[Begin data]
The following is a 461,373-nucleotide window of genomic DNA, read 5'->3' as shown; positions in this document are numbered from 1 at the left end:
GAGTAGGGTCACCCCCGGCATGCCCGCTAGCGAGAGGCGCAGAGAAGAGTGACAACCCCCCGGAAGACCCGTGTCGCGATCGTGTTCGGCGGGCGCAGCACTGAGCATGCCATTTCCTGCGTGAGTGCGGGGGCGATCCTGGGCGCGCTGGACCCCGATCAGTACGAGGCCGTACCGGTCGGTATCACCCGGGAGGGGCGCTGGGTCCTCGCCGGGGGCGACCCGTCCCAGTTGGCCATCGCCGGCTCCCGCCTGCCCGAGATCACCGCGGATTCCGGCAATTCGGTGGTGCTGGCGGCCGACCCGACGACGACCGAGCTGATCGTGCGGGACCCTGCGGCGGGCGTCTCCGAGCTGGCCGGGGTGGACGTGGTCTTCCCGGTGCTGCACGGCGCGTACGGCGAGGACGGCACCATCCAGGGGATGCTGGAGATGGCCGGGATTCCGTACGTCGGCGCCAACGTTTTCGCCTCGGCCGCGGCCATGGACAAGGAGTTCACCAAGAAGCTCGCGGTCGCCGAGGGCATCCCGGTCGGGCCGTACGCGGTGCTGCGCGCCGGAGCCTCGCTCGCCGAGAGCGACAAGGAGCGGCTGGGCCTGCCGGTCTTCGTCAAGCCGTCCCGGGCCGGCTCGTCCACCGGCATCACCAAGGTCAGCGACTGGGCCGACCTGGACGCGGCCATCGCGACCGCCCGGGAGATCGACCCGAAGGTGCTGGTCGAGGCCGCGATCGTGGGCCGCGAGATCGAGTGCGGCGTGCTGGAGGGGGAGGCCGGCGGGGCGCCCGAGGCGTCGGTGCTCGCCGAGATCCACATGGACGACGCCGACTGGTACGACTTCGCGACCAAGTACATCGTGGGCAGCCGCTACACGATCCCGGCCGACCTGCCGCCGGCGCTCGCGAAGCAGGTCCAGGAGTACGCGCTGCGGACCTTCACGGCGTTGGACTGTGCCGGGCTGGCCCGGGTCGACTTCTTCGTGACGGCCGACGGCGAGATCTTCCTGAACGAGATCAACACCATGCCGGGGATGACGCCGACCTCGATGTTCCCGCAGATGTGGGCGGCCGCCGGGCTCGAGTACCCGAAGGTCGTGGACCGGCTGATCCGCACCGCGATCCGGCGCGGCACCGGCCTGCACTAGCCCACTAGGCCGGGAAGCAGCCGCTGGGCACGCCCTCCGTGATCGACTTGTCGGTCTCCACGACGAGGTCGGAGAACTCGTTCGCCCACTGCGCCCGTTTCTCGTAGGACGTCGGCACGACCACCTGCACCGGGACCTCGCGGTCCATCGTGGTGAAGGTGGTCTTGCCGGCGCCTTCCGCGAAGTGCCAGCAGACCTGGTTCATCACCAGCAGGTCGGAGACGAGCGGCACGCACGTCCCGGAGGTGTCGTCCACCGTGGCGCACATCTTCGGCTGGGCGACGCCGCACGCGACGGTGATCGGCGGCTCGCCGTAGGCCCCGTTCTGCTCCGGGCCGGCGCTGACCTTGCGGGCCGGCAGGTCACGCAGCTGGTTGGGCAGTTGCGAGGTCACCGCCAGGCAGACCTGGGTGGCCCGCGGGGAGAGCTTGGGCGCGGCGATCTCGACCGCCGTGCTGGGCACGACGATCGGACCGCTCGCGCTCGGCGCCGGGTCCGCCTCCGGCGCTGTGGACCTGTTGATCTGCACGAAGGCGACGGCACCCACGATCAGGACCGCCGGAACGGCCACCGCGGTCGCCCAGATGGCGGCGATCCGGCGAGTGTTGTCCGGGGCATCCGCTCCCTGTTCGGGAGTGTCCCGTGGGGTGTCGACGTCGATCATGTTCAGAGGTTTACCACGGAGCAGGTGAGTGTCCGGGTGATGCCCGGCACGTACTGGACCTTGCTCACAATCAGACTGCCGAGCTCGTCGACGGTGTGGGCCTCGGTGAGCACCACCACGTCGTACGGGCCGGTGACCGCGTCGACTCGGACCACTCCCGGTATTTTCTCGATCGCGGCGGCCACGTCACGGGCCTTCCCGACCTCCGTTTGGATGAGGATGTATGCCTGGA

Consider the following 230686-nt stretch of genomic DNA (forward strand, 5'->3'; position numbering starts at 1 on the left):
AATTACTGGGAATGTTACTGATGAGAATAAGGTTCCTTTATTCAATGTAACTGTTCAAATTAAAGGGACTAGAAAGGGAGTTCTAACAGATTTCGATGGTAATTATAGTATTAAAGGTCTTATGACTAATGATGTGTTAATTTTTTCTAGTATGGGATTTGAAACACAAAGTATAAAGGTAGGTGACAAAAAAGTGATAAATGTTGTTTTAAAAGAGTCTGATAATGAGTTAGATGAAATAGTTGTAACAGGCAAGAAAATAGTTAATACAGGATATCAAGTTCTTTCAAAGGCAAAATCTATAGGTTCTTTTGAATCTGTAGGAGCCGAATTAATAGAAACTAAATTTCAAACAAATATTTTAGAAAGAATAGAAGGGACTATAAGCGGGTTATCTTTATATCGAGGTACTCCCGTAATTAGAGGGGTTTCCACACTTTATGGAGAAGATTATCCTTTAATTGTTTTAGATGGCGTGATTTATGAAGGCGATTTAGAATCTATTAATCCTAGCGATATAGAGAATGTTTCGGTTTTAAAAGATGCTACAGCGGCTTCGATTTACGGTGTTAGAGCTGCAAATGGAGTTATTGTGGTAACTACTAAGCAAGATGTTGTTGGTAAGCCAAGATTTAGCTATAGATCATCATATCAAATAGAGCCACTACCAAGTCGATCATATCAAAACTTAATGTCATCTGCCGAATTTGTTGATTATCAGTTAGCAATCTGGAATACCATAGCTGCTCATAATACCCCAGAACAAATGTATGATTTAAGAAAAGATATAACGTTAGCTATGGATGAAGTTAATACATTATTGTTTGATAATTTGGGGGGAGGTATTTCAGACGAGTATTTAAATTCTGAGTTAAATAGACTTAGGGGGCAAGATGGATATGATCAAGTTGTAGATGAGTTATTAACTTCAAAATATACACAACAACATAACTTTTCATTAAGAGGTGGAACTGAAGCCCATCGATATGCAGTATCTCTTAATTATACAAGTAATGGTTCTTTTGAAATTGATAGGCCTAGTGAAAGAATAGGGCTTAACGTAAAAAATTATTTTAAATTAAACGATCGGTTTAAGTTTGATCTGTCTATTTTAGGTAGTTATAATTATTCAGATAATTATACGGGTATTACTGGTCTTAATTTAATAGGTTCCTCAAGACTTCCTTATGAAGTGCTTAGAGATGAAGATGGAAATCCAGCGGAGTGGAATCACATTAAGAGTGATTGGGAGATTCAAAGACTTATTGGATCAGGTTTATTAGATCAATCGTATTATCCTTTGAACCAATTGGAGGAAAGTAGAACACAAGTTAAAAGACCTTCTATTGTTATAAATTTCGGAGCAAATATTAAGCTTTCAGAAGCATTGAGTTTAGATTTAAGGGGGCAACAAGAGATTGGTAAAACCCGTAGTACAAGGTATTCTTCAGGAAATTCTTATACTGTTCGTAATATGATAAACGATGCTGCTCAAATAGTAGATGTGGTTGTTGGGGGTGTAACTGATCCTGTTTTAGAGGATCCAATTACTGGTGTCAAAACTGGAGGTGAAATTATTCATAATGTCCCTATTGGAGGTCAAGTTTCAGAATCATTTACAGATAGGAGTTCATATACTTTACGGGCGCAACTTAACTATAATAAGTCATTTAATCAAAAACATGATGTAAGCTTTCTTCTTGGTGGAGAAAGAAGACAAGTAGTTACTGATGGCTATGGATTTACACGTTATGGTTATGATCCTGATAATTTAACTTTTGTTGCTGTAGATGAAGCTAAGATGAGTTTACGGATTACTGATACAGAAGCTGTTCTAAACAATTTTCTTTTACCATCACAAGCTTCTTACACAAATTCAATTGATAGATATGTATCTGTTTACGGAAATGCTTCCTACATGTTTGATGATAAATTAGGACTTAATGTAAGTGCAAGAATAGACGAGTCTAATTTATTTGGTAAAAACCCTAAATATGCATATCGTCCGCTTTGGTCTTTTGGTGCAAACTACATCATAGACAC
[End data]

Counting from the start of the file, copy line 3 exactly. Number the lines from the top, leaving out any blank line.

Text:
Consider the following 230686-nt stretch of genomic DNA (forward strand, 5'->3'; position numbering starts at 1 on the left):